A Letter to a Young Scientist

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Dear Young Scientist,

I am writing to you today because I was informed that you have chosen science for a career. Well, congratulations my dear!

As you know, science is very important for our everyday lives, because it is the most reliable way of learning about the universe. The knowledge that scientists gather can then be used by engineers, doctors, and others. Most of the technology we use and enjoy would not exist had scientific discoveries not preceded them; who knows what can you contribute to science in the future?

I am sure you are full of ambitions and beautiful dreams about changing the world to a better place. As Edward O. Wilson[1] said “On this path you have chosen, go as far as you can. The world needs you, badly. Humanity is now fully into the techno-scientific age. There is going to be no turning back”, so keep it up and keep going.

However, being a scientist is not an easy task; being a successful scientist is even harder and rare. It takes a lot of effort in studying, working, experimenting, publishing, defending, and hopefully graduating. As for the qualities of a good scientist, it may vary to some extent with different specialties; however, every scientist needs to have a good foundation in science classes throughout high school and college, along with a good understanding of mathematics. These basic classes give you a good start toward a career in science.

One of the most common characteristics of scientists is curiosity. Scientists are always curious about the world around them, and they yearn to learn what makes everything work. You also must be patient in climbing the career ladder and to undergo the years of work that might be required to make a discovery in a scientific field. Furthermore, a sense of optimism keeps you performing experiment after experiment, even if most of them fail.

Do your best to be a detail-oriented person; notice even tiny observations, remember, and record them. Alexander Fleming provides a famous example of this attribute; his great sense of observation led to the great discovery of penicillin.

Being open-minded is crucial for successful people in science careers. A good scientist will accept whatever outcome his/her work has and not try to force the results into a preformed opinion. He/she also has to have good ethics and will never give false results or shade an experiment just to fulfill the expected outcome. Always accept the solutions of others, even when they conflict with your own.

Most people think of science as an uncreative field; in reality, scientists must be very creative. They ask why something happens or what happens, then devise experiments to answer the question. Their creativity allows them to think outside the box and envision things that cannot be seen. They must be ready to give up old ideas when new ones come along.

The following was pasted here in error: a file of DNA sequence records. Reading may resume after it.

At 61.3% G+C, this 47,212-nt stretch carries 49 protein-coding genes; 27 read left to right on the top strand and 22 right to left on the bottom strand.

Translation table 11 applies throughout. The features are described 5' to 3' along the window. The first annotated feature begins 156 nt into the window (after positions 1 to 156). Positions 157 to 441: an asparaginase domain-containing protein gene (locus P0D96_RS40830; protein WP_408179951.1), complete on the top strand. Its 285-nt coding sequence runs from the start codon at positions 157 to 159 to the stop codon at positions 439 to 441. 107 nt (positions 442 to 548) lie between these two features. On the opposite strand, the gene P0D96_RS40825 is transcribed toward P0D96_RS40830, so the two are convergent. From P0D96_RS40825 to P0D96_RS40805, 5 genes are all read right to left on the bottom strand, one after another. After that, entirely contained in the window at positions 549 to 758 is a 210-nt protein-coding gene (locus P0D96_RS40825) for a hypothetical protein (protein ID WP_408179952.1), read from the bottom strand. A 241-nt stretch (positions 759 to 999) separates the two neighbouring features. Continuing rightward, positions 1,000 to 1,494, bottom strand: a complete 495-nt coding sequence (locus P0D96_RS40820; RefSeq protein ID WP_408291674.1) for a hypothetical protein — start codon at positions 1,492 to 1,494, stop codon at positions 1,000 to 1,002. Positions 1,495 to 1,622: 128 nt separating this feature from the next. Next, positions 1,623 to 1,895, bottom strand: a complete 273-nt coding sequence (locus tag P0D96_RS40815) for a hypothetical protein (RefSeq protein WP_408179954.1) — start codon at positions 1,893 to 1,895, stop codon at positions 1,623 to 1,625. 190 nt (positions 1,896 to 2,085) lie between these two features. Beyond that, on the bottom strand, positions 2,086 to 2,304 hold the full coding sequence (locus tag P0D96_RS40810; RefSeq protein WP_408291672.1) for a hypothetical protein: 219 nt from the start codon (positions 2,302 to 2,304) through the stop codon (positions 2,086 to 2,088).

Analytical and critical thinking skills enable scientists to posit hypotheses to be tested, and to interpret experimental results that might not be exactly what was expected, but are significant in that they point to another possibility to be investigated.

Moreover, you need to learn from other successful scientists, as Isaac Newton said “If I have seen further than others, it is by standing upon the shoulders of giants”. On the other hand, do not aim to be a version of someone else, create the opportunity for yourself to be unique according to your capabilities, as Neil deGrasse Tyson[2] advised “Do what you do best”.

Scientists must be able to work as part of a team or to work independently, depending on the need of the project. They must be able to communicate effectively, both in writing and in speaking. In fact, not every smart person has these qualities; there are plenty of smart people who are not geniuses who make great scientists.

Nobel Prize winner Elizabeth Blackburn summed it all when she said “Go deep; find a good mentor; ask for advice; collaborate; focus on the science and do good research; give a great talk; consider all careers; set your (family) boundaries and use your time wisely; explore creative ideas, but know when to stop”.

Finally, I would like to express my sincere wishes for a successful career.

Yours,
Senior Scientist

References
www.universetoday.com
www.mikebrotherton.com
www.sciencecareersnow.com
woman.thenest.com

 

[1] Esteemed evolutionary biologist and two-time Pulitzer Prize winner.

[2] American astrophysicist, cosmologist, author, and science communicator.

*Published in SCIplanet Printed Magazine, Summer 2016 Issue "Brilliant Young Minds"

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